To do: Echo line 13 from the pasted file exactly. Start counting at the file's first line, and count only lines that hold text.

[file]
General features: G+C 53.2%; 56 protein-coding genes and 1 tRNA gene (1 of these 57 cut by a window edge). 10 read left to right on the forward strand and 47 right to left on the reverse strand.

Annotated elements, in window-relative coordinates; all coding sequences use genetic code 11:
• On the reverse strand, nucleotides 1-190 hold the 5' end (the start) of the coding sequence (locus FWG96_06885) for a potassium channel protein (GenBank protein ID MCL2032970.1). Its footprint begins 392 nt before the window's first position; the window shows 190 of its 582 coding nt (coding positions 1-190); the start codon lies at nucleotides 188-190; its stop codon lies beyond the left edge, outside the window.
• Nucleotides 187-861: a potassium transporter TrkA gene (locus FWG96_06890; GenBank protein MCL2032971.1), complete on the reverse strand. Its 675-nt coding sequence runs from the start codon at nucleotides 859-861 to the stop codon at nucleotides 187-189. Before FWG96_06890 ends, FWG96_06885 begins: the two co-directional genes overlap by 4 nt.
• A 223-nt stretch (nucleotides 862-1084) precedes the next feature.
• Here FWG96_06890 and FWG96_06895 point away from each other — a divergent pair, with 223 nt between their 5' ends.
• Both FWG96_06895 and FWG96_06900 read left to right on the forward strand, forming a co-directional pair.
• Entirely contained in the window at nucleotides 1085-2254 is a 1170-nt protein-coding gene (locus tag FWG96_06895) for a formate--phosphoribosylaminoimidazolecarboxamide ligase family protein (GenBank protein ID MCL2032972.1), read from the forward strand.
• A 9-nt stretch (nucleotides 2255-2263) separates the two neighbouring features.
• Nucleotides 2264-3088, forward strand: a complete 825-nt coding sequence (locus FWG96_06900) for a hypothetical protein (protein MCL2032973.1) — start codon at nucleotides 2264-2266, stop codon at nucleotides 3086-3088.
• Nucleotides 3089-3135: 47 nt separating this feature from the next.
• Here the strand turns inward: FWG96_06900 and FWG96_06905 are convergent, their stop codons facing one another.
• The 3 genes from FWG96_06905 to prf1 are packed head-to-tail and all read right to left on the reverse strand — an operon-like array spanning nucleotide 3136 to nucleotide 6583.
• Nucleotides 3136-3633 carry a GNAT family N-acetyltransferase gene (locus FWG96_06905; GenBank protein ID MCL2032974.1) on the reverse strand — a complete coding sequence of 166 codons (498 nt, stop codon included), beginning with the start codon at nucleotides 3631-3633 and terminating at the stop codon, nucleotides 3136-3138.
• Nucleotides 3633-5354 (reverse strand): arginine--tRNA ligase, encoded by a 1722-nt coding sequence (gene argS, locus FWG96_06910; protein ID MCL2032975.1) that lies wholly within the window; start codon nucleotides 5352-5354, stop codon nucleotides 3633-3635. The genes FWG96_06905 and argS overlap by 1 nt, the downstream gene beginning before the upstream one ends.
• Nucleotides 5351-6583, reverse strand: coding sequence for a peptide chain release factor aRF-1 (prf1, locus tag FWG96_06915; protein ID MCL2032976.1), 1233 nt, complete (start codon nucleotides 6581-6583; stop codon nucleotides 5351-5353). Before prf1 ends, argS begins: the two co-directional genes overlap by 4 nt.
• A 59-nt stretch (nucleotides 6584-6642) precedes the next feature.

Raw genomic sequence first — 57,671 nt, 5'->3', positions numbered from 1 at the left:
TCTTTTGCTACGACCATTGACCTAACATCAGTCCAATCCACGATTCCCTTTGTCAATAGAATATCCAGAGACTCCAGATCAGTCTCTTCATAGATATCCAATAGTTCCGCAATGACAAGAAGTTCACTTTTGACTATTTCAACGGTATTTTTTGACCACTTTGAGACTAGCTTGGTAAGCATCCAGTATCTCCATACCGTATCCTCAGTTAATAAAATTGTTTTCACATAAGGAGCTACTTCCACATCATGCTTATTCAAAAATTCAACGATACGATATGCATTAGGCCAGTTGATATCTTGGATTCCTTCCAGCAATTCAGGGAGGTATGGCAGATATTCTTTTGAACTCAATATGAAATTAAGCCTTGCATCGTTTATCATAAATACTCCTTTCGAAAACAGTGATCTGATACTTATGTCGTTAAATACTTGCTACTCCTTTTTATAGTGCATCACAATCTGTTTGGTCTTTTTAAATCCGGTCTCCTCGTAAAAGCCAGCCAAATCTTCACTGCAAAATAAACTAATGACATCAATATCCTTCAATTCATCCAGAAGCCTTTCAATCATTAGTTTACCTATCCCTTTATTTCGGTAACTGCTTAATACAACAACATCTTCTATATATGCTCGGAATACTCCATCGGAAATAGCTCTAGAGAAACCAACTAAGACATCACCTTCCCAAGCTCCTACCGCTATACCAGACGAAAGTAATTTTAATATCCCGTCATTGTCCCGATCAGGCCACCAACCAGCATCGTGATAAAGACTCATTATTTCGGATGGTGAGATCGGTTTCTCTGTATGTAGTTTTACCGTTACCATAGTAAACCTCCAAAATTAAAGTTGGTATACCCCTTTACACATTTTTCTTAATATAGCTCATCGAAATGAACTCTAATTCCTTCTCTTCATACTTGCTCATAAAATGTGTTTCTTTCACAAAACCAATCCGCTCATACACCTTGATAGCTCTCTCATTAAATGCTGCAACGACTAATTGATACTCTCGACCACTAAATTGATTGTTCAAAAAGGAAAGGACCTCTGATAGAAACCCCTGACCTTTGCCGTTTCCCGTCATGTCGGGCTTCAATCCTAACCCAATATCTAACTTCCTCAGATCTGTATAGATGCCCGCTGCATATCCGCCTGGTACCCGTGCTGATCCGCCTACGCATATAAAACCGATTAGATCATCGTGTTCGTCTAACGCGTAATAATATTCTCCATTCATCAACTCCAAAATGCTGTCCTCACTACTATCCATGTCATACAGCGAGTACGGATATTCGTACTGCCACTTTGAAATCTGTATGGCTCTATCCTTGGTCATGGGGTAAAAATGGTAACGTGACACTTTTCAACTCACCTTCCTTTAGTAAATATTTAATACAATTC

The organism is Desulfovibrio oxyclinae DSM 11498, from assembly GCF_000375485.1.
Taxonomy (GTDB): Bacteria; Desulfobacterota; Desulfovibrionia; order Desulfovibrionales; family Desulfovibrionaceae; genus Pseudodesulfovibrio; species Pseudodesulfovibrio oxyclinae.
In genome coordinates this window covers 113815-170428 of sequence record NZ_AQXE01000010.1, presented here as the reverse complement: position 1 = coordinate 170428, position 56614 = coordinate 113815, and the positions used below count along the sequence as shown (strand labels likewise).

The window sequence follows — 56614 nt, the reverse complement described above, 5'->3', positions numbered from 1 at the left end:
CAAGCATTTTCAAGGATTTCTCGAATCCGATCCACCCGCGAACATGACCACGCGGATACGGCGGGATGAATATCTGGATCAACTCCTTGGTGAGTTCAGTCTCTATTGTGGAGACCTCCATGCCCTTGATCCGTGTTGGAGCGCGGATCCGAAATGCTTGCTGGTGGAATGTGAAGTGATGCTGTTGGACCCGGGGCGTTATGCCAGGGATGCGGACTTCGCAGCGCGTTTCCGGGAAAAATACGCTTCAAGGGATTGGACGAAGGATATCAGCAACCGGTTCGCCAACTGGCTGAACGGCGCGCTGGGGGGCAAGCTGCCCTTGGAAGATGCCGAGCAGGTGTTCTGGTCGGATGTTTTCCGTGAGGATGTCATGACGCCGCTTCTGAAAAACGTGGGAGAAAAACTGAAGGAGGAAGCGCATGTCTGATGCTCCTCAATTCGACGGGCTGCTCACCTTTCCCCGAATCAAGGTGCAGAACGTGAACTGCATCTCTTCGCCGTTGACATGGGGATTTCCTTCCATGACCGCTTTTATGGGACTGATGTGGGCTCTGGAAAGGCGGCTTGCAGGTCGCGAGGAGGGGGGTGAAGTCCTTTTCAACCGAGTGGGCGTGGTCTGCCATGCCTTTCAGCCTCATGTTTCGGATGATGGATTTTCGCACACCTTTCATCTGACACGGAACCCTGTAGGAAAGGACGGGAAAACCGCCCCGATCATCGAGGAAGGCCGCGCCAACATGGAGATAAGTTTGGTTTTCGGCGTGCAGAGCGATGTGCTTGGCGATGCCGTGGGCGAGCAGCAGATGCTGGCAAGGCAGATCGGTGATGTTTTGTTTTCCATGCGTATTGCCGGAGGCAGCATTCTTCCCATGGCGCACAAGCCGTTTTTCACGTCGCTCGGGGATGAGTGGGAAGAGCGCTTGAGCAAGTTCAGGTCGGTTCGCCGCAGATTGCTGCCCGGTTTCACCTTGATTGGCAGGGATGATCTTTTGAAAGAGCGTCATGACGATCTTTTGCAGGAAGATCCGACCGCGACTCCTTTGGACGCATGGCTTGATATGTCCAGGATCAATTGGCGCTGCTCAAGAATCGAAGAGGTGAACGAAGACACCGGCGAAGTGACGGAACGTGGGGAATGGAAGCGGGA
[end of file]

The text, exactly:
• The 3 genes from FWG96_06905 to prf1 are packed head-to-tail and all read right to left on the reverse strand — an operon-like array spanning nucleotide 3136 to nucleotide 6583.